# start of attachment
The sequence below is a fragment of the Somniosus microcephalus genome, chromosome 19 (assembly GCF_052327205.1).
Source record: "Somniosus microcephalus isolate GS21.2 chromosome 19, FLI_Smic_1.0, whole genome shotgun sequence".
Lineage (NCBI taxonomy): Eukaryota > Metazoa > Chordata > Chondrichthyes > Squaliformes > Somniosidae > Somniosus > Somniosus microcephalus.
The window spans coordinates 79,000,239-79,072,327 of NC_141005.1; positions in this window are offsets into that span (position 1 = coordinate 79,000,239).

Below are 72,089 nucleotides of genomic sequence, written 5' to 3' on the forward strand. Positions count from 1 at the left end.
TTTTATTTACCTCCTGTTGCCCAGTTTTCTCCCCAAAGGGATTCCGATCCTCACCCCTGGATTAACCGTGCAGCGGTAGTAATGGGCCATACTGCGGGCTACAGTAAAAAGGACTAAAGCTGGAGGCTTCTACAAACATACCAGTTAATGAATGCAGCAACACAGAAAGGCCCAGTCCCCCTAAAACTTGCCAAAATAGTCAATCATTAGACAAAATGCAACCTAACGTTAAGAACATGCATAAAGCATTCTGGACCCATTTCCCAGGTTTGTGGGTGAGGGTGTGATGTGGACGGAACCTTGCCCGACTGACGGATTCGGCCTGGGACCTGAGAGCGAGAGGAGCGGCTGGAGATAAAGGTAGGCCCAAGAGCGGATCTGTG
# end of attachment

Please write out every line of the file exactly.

The sequence below is a fragment of the Somniosus microcephalus genome, chromosome 19 (assembly GCF_052327205.1).
Source record: "Somniosus microcephalus isolate GS21.2 chromosome 19, FLI_Smic_1.0, whole genome shotgun sequence".
Lineage (NCBI taxonomy): Eukaryota > Metazoa > Chordata > Chondrichthyes > Squaliformes > Somniosidae > Somniosus > Somniosus microcephalus.
The window spans coordinates 79,000,239-79,072,327 of NC_141005.1; positions in this window are offsets into that span (position 1 = coordinate 79,000,239).

Below are 72,089 nucleotides of genomic sequence, written 5' to 3' on the forward strand. Positions count from 1 at the left end.
TTTTATTTACCTCCTGTTGCCCAGTTTTCTCCCCAAAGGGATTCCGATCCTCACCCCTGGATTAACCGTGCAGCGGTAGTAATGGGCCATACTGCGGGCTACAGTAAAAAGGACTAAAGCTGGAGGCTTCTACAAACATACCAGTTAATGAATGCAGCAACACAGAAAGGCCCAGTCCCCCTAAAACTTGCCAAAATAGTCAATCATTAGACAAAATGCAACCTAACGTTAAGAACATGCATAAAGCATTCTGGACCCATTTCCCAGGTTTGTGGGTGAGGGTGTGATGTGGACGGAACCTTGCCCGACTGACGGATTCGGCCTGGGACCTGAGAGCGAGAGGAGCGGCTGGAGATAAAGGTAGGCCCAAGAGCGGATCTGTG